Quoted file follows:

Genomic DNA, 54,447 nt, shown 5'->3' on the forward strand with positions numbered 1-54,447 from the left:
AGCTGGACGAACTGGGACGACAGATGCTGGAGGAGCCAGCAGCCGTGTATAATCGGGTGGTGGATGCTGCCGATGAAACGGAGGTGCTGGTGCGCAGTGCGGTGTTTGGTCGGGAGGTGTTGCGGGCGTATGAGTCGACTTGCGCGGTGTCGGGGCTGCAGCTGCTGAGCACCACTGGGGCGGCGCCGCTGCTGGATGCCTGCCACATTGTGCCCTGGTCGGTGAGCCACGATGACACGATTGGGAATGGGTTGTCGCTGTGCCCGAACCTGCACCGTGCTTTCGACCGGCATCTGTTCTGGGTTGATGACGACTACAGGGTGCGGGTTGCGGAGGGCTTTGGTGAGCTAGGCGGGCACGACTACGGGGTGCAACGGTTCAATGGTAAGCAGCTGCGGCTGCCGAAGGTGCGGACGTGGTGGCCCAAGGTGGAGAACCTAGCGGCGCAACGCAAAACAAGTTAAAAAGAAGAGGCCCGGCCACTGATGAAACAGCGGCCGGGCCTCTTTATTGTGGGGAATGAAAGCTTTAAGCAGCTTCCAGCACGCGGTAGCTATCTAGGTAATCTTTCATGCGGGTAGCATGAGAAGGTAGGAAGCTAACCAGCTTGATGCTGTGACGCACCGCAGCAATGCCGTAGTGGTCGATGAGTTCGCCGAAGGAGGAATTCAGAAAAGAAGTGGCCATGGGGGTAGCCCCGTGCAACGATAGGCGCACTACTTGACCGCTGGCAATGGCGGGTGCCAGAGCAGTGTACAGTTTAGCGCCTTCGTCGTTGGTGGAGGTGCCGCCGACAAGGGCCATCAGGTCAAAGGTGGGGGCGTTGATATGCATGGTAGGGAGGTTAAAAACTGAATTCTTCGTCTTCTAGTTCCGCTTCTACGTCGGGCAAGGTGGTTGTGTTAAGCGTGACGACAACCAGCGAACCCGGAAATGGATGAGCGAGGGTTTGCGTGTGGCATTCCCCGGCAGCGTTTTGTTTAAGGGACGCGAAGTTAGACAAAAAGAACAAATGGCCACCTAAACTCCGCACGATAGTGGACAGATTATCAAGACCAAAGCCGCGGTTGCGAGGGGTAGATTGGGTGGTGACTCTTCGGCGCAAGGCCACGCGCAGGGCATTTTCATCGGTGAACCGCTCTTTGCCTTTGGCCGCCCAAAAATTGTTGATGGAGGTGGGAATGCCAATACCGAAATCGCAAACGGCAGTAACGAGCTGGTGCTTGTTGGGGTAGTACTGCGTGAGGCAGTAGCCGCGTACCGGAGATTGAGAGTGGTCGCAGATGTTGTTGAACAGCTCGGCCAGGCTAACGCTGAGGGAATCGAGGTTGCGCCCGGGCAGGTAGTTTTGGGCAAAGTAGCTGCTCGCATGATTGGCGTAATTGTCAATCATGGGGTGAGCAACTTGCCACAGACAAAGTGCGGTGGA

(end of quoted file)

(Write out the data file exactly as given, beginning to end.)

Genomic DNA, 54,447 nt, shown 5'->3' on the forward strand with positions numbered 1-54,447 from the left:
AGCTGGACGAACTGGGACGACAGATGCTGGAGGAGCCAGCAGCCGTGTATAATCGGGTGGTGGATGCTGCCGATGAAACGGAGGTGCTGGTGCGCAGTGCGGTGTTTGGTCGGGAGGTGTTGCGGGCGTATGAGTCGACTTGCGCGGTGTCGGGGCTGCAGCTGCTGAGCACCACTGGGGCGGCGCCGCTGCTGGATGCCTGCCACATTGTGCCCTGGTCGGTGAGCCACGATGACACGATTGGGAATGGGTTGTCGCTGTGCCCGAACCTGCACCGTGCTTTCGACCGGCATCTGTTCTGGGTTGATGACGACTACAGGGTGCGGGTTGCGGAGGGCTTTGGTGAGCTAGGCGGGCACGACTACGGGGTGCAACGGTTCAATGGTAAGCAGCTGCGGCTGCCGAAGGTGCGGACGTGGTGGCCCAAGGTGGAGAACCTAGCGGCGCAACGCAAAACAAGTTAAAAAGAAGAGGCCCGGCCACTGATGAAACAGCGGCCGGGCCTCTTTATTGTGGGGAATGAAAGCTTTAAGCAGCTTCCAGCACGCGGTAGCTATCTAGGTAATCTTTCATGCGGGTAGCATGAGAAGGTAGGAAGCTAACCAGCTTGATGCTGTGACGCACCGCAGCAATGCCGTAGTGGTCGATGAGTTCGCCGAAGGAGGAATTCAGAAAAGAAGTGGCCATGGGGGTAGCCCCGTGCAACGATAGGCGCACTACTTGACCGCTGGCAATGGCGGGTGCCAGAGCAGTGTACAGTTTAGCGCCTTCGTCGTTGGTGGAGGTGCCGCCGACAAGGGCCATCAGGTCAAAGGTGGGGGCGTTGATATGCATGGTAGGGAGGTTAAAAACTGAATTCTTCGTCTTCTAGTTCCGCTTCTACGTCGGGCAAGGTGGTTGTGTTAAGCGTGACGACAACCAGCGAACCCGGAAATGGATGAGCGAGGGTTTGCGTGTGGCATTCCCCGGCAGCGTTTTGTTTAAGGGACGCGAAGTTAGACAAAAAGAACAAATGGCCACCTAAACTCCGCACGATAGTGGACAGATTATCAAGACCAAAGCCGCGGTTGCGAGGGGTAGATTGGGTGGTGACTCTTCGGCGCAAGGCCACGCGCAGGGCATTTTCATCGGTGAACCGCTCTTTGCCTTTGGCCGCCCAAAAATTGTTGATGGAGGTGGGAATGCCAATACCGAAATCGCAAACGGCAGTAACGAGCTGGTGCTTGTTGGGGTAGTACTGCGTGAGGCAGTAGCCGCGTACCGGAGATTGAGAGTGGTCGCAGATGTTGTTGAACAGCTCGGCCAGGCTAACGCTGAGGGAATCGAGGTTGCGCCCGGGCAGGTAGTTTTGGGCAAAGTAGCTGCTCGCATGATTGGCGTAATTGTCAATCATGGGGTGAGCAACTTGCCACAGACAAAGTGCGGTGGA